BOULDER, Colo. (KDVR) – The mission for emergency responders in northern Colorado Saturday: “To bring order to a chaotic situation,” as an incident commander put it.
Waters receded some in the flood-devastated areas, but the rains were expected to fall heavy once again Saturday night.
At least three people have been killed and more than 200 are unaccounted for in Boulder, according to the city’s Office of Emergency Management.
“We’re assuming some of them have been stranded, we’re assuming that some made their way out and simply haven’t contact us or friends and family to get off the list, we’re assuming that there may be further loss of life or injuries,” said Sheriff Joe Pelle Friday.
According to a bulletin on the Boulder OEM website, “Emergency personnel are focusing on life safety search and rescue operations” and will be using air support throughout the day.
“It’s a sinking feeling,” Pelle said, knowing that emergency responders may not be able to reach everyone who needs help.
There was no immediate threat to drinking water in Boulder, Erie, Lafayette or Longmont, the OEM office said adding that residents should “Please limit discretionary water usage, to the extent possible.”
The nightmare is far from over as the state awaits more rainfall, threatening to send swollen rivers gushing through streets choked with debris.
It will not be as much as the 15 inches dumped in some spots this week, but it could cause more flooding in areas where water has already receded, forecasters warned.
Many people were still stranded in mountain communities west of Boulder in the Foothills. Numerous mountain roads are flooded, damaged and impassable, making rescue operations more challenging.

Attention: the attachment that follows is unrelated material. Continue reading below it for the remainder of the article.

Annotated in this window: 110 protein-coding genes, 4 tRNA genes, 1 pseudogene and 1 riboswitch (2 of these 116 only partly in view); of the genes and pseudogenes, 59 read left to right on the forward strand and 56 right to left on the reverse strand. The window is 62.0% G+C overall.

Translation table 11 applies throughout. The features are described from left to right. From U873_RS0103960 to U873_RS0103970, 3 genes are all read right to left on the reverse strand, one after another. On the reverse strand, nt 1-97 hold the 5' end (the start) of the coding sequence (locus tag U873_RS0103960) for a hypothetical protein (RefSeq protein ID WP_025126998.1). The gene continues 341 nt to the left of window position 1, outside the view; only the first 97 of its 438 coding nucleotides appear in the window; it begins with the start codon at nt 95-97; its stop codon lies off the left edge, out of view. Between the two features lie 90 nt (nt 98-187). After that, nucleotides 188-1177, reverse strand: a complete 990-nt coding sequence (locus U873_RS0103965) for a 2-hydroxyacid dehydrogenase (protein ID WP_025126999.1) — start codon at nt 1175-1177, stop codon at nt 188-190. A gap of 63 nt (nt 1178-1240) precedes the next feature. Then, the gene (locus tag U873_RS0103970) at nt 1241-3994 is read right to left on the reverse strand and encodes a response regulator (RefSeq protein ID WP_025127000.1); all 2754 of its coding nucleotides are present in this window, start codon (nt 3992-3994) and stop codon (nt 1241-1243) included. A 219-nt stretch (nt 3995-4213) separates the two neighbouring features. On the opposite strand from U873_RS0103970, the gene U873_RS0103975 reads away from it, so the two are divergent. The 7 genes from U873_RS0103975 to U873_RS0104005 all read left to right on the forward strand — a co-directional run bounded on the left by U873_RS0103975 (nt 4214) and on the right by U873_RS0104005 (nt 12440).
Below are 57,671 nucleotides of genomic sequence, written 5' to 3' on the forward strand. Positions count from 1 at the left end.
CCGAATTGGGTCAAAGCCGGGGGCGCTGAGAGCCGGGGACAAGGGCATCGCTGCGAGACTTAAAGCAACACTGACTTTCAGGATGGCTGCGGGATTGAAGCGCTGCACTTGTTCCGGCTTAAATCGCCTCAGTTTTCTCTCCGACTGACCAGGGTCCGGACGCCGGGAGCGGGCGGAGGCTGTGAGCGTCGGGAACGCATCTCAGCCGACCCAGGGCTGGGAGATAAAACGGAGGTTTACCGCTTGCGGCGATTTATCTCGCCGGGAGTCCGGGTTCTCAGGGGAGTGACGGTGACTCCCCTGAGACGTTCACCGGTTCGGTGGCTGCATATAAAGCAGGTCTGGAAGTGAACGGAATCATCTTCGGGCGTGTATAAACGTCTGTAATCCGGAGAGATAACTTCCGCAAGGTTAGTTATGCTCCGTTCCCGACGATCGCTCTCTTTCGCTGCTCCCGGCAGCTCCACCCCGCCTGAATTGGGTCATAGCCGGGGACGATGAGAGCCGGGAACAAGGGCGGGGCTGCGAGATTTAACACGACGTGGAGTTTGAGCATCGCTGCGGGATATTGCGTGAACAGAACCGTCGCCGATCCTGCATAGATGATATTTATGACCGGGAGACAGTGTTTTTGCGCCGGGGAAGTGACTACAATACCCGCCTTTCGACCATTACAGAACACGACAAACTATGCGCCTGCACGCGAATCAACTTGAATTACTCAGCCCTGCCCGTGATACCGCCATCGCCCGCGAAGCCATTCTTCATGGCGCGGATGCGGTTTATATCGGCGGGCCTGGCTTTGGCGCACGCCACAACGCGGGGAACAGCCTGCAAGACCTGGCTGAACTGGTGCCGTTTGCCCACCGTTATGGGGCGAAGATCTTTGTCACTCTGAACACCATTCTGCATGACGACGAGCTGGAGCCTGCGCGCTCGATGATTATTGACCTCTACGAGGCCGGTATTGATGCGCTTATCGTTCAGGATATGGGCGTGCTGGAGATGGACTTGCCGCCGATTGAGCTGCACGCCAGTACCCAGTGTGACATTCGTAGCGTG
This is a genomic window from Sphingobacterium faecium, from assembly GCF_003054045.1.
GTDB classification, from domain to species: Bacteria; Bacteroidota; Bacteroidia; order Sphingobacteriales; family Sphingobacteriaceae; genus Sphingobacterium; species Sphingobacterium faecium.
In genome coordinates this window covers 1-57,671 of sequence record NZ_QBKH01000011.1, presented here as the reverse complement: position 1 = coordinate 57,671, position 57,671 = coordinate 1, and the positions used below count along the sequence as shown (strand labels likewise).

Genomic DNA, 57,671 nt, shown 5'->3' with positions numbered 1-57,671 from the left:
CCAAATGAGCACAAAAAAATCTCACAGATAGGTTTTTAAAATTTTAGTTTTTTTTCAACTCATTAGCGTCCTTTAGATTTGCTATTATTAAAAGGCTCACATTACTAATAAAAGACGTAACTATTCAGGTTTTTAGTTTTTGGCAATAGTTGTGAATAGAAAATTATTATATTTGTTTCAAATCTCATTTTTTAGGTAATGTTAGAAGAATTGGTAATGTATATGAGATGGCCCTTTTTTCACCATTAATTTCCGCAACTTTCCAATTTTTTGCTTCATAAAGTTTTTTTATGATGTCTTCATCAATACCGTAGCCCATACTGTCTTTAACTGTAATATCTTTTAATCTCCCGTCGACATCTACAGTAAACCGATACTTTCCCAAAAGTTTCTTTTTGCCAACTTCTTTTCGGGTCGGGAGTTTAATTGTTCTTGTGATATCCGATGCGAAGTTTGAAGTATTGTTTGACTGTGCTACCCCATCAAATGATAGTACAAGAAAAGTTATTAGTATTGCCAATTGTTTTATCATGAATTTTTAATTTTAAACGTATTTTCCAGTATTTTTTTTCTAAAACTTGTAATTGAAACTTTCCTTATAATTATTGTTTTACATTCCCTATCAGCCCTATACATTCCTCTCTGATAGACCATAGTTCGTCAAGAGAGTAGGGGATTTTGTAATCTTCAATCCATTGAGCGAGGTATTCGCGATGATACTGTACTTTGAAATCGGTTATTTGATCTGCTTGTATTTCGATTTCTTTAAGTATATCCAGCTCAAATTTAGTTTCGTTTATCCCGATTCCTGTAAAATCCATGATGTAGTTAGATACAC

Sunshine Canyon is the only access route to Nederland and is open to emergency vehicles only.
About 50 people are still in Jamestown and law enforcement personnel are urging them to evacuate as it is not known when the roads will be repaired.
A plan to rescue the children at the Cal-Wood Education Center was planned for Saturday. More info on their Facebook page.
Residents got some relief Friday when rains subsided, giving a clear view of towns turned into abrupt lakes, homes and businesses inundated with muddy water and bridges devoured by raging creeks. Homes dangled off cliffs.
In Larimer County, there were 46 medical rescues on Friday, and teams continued looking for those unaccounted for on Saturday.
“We hope the worst has passed,” John Schulz of the Larimer County Sheriff’s Office said. “The water levels are receding, and it was a quiet night overall. We are expecting more rain tomorrow, but with the levels receding today we hope tomorrow is better.”
Hundreds of residents were evacuated Friday, including 162 people transported by air from Jamestown because roads to the city were impassible, Boulder County EMS spokesman Ben Pennymon said.
Rescuers have retrieved the bodies of the four who died in the waters. Many more people are cut off by devastated roadways, and authorities don’t know how long it will take to reach them.
Gov. John Hickenlooper warned an extensive recovery is ahead for the affected area from the state’s center into the northeast.
“This is not going to get fixed in a week,” he said. “We have lost a great deal of infrastructure.”